Pin #4: A3 Could be used for ROM selection and GROM port (weight >1000).
Pin #5: A4 and A5 and A6 and A7. Probably combined with pin #4 for CRU address: >1Fxx.
Pin #6: A9 Probably combined with pin #7 for GROM port address: >xBFC
Pin #7: Not(A4 and A6 and A7 and A8 and A10 and A11 and A12 and A13).
Pin #8: CRUCLK*
Pin #9: DBIN
Pin #11: MEMEN*
Pin #12: Main switch, via a debouncing circuit comprising two OC-buffers (74LS17), resistors and capacitor.
Pin #19: A5 Probably used for GROM read/write (weight >0400).
The output pins provide the following signals:
Pin #13: ROM2*. Selects the 4764 ROM chip.
Pin #14: ROM1*. Selects the 4732 ROM chip.
Pin #15: BusEn*. Enables the data bus.
Pin #16: GSel*. Enables GROM access.
Pin #17: CruSel*. Enables the 74LS259 for CRU operations.
Pin#18: Loops back to DBIN. I'm not sure what's the idea here?
Power pins: Pin #10 ground, Pin #20 +5V.
Of course, we don't know what equations were programmed inside the PAL, but we know their results:
NB One wonders why the GROM ports were not installed closer to each other (e.g. >5FF8, >5FFA, >5FFC and >5FFE). It's probably to be consistent with the convention of having GROM write ports >0400 bytes apart from the read ports. This way, to access one or the other type of GROM, is suffices to toggle the port between >5BFC and >9800. So as not to waste space, only these four words map to GROMs, the rest of the area >5C00-5FFB maps to the ROM. (The code in the ROM just jumps over the reserved addresses).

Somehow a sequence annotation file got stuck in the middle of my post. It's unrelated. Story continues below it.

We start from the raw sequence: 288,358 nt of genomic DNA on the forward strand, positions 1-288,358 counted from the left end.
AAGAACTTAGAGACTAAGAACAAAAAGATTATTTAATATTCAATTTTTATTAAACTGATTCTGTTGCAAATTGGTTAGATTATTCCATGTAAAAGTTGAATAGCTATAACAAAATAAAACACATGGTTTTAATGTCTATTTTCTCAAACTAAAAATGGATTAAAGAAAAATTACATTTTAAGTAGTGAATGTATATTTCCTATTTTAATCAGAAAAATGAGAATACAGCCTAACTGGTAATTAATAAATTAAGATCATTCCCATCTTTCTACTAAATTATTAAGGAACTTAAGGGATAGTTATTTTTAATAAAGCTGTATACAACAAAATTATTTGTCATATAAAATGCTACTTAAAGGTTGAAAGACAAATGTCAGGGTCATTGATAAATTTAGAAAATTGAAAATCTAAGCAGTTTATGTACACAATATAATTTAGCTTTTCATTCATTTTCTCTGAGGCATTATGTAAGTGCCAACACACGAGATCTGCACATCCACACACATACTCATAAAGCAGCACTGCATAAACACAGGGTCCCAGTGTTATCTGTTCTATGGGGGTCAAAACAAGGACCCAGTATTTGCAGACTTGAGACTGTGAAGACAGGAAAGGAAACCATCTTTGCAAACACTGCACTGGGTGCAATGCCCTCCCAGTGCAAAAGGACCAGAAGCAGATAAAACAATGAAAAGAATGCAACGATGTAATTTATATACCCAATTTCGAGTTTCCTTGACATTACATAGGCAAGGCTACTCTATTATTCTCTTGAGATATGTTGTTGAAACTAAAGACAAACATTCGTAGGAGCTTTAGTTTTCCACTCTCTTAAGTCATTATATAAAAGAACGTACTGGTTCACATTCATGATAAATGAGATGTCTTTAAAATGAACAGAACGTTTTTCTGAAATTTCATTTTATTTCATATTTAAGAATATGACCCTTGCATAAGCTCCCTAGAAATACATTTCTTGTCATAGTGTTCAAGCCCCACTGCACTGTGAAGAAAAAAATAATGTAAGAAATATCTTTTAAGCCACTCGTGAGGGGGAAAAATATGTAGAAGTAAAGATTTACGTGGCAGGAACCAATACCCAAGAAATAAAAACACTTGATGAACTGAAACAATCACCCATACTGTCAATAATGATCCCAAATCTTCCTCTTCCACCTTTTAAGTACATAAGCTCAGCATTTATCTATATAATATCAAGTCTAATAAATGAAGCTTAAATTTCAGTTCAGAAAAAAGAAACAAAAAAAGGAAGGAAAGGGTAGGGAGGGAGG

The CRU logic is exceedingly simple. Only two bits are used: bit 0 turns the card on and controls the LED, bit 4 switches pages in the 4764 ROM. An optional jumper allows to control the LED with cru bit 7 instead of bit 0. No provision is made to read back the CRU bits.
The CruSel* signal is produced by the PAL chip when the CRU address is >1Fxx. Therefore, bit 0 answers at address >1F00. Due to the fact that A8 is used instead of A12, bit 4 answers at CRU address >1F80 and bit 7 at >1F86.
As mentionned above, there are two ROM chips, a 4 Kbytes 4732 and an 8 Kbytes 4764.
Address and data pins are connected to the address and data bus in a fairly straightforward manner. Note that, because Texas Instrument numbers its pins the wrong way around (A0 being the MSB), the numbers do not match. But this is not critical with ROMs anyhow.
Each chip has its own selection line, from the PAL control chip. In addition, the 4732 is enabled by A3, i.e. it will map at >4000-4FFF only. The extra address line of the 4764 is controlled by CRU bit 4, which lets us page the area >5000-5FFF.
The p-code card contains 8 GROM chips, each 6 Kbytes, installed at 8K boundaries.
All pins are common for the 8 GROM chips. This is because each chip recognizes its own address range and does not answer otherwise. Address and data are passed via the data bus, as usual with GROMs.